Ceremonial ground broken on contentious new arena project
|By Lisa Gervais - Editor | June 6, 2019|
With the beep, beep, beep of machinery behind them, Minden Hills councillors, staff, the local MP and MPP, and the public came together to officially mark the S.G. Nesbitt Memorial Arena refurbishment project.
A ceremonial ground-breaking was held Friday, May 31 while McDonald Brothers Construction cleaned up the remnants of the demolished 1972-built arena to prepare for foundation work this past Monday.
Mayor Brent Devolin recalled how his family moved to Haliburton County in 1969. As a kid, he played hockey and remembered the new metal Minden arena of the 70s.
“What a wonderful structure it was at the time,” Devolin said, adding, “almost 50 years later, and we’re seeing the rebirth of this facility.”
The mayor said the councils of the day, that built the arena in 1972 and did repairs and additions in 1990, such as adding the community centre, were visionary. He said the building had been a fixture in the community, hosting charity events, weddings, wakes, hockey games, and rock concerts.
“Places where communities can get together are foundational in any great town. And, certainly this has been a great asset for Minden and we’re hoping in 14 months from now, the next story will be told for the next 50-plus years in our community and it will serve us as well as the previous one has.”
Devolin acknowledged that the decisions in the past, and the one to invest an estimated $12-million now, are contentious. However, he said councils have known since 2010 that the building was approaching end of life. With staff and members of the public joining two arena task forces, the decision was finally made to do a major and costly retrofit, with the majority of the money being borrowed.
“This is a bold move and history will judge whether it was the right bold move or not,” Devolin said. “Long-term investments in community assets is a risky job and the fruits of it are yielded mainly into the future. There’s a lot of pressures in the short term that moneys are required, that to spend a large amount of money, it’s not easy and it’s not popular.”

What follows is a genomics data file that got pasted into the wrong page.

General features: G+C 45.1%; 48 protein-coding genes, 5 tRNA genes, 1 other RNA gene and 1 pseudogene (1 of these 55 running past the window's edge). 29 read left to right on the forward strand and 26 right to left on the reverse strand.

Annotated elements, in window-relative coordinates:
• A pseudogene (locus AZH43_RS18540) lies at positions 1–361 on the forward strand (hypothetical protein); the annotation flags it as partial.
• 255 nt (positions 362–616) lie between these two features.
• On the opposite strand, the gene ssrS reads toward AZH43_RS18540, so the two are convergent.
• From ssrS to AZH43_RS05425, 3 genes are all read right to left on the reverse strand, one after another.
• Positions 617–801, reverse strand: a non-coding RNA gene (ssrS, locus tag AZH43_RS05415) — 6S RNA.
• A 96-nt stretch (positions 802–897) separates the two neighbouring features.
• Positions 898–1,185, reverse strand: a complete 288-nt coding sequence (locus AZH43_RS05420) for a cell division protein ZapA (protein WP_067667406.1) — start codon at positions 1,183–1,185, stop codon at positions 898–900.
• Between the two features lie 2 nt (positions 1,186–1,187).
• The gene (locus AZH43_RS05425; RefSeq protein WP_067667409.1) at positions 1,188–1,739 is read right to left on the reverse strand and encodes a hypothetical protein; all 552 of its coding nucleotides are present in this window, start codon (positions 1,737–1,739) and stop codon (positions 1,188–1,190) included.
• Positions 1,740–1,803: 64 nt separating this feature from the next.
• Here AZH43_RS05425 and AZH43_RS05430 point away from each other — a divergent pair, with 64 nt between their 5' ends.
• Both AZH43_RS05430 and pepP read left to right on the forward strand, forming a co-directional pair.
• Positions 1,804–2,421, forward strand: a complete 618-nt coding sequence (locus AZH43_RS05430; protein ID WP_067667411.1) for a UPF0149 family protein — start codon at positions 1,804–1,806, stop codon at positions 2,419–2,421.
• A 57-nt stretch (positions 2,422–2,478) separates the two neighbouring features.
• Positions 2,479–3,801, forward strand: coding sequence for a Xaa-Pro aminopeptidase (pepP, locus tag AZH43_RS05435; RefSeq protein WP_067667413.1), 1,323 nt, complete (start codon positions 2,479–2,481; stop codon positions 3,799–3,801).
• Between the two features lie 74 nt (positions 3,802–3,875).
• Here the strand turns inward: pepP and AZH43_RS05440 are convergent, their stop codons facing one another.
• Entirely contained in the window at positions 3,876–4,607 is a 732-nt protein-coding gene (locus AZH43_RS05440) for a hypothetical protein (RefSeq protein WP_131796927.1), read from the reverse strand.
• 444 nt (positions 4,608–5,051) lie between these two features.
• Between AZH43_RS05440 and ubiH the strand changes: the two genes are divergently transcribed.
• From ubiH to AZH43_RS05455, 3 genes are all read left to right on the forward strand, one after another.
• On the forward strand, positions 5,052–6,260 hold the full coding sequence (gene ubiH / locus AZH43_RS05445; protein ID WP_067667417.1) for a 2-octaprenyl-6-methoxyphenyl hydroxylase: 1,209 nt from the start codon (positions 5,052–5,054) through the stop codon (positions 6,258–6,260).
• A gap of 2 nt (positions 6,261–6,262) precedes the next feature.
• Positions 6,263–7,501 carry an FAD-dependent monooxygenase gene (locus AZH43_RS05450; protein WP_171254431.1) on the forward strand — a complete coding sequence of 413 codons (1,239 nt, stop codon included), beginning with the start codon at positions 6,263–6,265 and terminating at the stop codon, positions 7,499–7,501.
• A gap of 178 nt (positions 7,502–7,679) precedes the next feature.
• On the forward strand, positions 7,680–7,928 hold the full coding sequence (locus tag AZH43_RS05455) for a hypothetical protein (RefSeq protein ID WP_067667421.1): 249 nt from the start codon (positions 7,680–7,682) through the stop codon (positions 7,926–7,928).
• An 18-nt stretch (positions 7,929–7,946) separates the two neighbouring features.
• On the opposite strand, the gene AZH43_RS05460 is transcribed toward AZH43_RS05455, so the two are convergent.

Devolin thanked present and past council members, members of arena task forces, and staff, as well as MP Jamie Schmale and MPP Laurie Scott for “being a part of a big day in Minden Hills.”
“Those of you that have been around the community of Minden since ’72, could you have envisioned what we’ve grown into? And can you imagine in 50 years hence what Minden is going to be? We’re growing at double the rate of provincial growth and I think this is a part of the piece of the puzzle of the renewal of our community in going forward.”
Director of community services, Mark Coleman said the project is so far on schedule and on budget. He said they do have a contingency fund in the event it does go over cost. He said as tenders come and go, that figure is adjusted.
“We should know by the middle of June pretty much the final target cost. A lot of the tendering will be done,” he said, indicating a report will come to council then and council can begin making decisions about value-added items.
He added that MBC has been utilizing local services where possible, although not everybody is available or qualified “but they are certainly making an effort. So, there are dollars being spent locally as part of the project.”
Demolition of the former arena began on May 1. By mid-May, the main roof and walls were down. The final clean-up was done by the end of last week. They were planning to start the foundations on Monday. The building will start to be erected on July 4 and should be up, and closed in, by the end of August. Interior work will be done in winter. They’ll do the landscaping and parking lot next spring and early summer. The commissioning of the building will then occur. That’s when they turn everything on and test it. The plan is to start making ice next August in time for September 2020 use. Coleman said the community centre remains open to the general public and people will be advised when short closures are necessary for linkage work.
LISA GERVAIS is the editor for The Highlander.